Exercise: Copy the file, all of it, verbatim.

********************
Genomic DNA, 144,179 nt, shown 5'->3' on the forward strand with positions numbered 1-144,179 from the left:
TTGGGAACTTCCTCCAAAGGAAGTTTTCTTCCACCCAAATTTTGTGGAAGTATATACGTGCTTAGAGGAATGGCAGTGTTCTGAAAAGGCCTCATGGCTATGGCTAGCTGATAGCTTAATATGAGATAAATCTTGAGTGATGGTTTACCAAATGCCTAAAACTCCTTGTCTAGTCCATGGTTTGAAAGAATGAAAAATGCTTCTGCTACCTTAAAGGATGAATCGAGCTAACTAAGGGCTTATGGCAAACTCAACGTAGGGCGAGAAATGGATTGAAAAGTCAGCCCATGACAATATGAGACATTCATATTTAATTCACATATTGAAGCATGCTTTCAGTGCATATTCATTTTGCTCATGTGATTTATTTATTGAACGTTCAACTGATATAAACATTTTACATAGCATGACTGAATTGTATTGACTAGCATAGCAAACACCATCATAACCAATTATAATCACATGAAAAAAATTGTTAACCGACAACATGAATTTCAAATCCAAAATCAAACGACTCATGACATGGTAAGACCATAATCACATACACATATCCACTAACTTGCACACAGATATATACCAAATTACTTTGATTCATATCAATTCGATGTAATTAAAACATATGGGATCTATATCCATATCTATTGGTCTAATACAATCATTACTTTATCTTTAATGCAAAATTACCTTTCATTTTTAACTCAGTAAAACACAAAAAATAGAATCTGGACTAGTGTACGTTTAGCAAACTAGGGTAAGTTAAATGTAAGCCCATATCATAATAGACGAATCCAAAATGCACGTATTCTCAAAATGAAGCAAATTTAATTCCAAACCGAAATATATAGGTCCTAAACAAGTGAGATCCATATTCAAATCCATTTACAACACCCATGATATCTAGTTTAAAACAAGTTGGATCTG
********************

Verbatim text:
Genomic DNA, 144,179 nt, shown 5'->3' on the forward strand with positions numbered 1-144,179 from the left:
TTGGGAACTTCCTCCAAAGGAAGTTTTCTTCCACCCAAATTTTGTGGAAGTATATACGTGCTTAGAGGAATGGCAGTGTTCTGAAAAGGCCTCATGGCTATGGCTAGCTGATAGCTTAATATGAGATAAATCTTGAGTGATGGTTTACCAAATGCCTAAAACTCCTTGTCTAGTCCATGGTTTGAAAGAATGAAAAATGCTTCTGCTACCTTAAAGGATGAATCGAGCTAACTAAGGGCTTATGGCAAACTCAACGTAGGGCGAGAAATGGATTGAAAAGTCAGCCCATGACAATATGAGACATTCATATTTAATTCACATATTGAAGCATGCTTTCAGTGCATATTCATTTTGCTCATGTGATTTATTTATTGAACGTTCAACTGATATAAACATTTTACATAGCATGACTGAATTGTATTGACTAGCATAGCAAACACCATCATAACCAATTATAATCACATGAAAAAAATTGTTAACCGACAACATGAATTTCAAATCCAAAATCAAACGACTCATGACATGGTAAGACCATAATCACATACACATATCCACTAACTTGCACACAGATATATACCAAATTACTTTGATTCATATCAATTCGATGTAATTAAAACATATGGGATCTATATCCATATCTATTGGTCTAATACAATCATTACTTTATCTTTAATGCAAAATTACCTTTCATTTTTAACTCAGTAAAACACAAAAAATAGAATCTGGACTAGTGTACGTTTAGCAAACTAGGGTAAGTTAAATGTAAGCCCATATCATAATAGACGAATCCAAAATGCACGTATTCTCAAAATGAAGCAAATTTAATTCCAAACCGAAATATATAGGTCCTAAACAAGTGAGATCCATATTCAAATCCATTTACAACACCCATGATATCTAGTTTAAAACAAGTTGGATCTG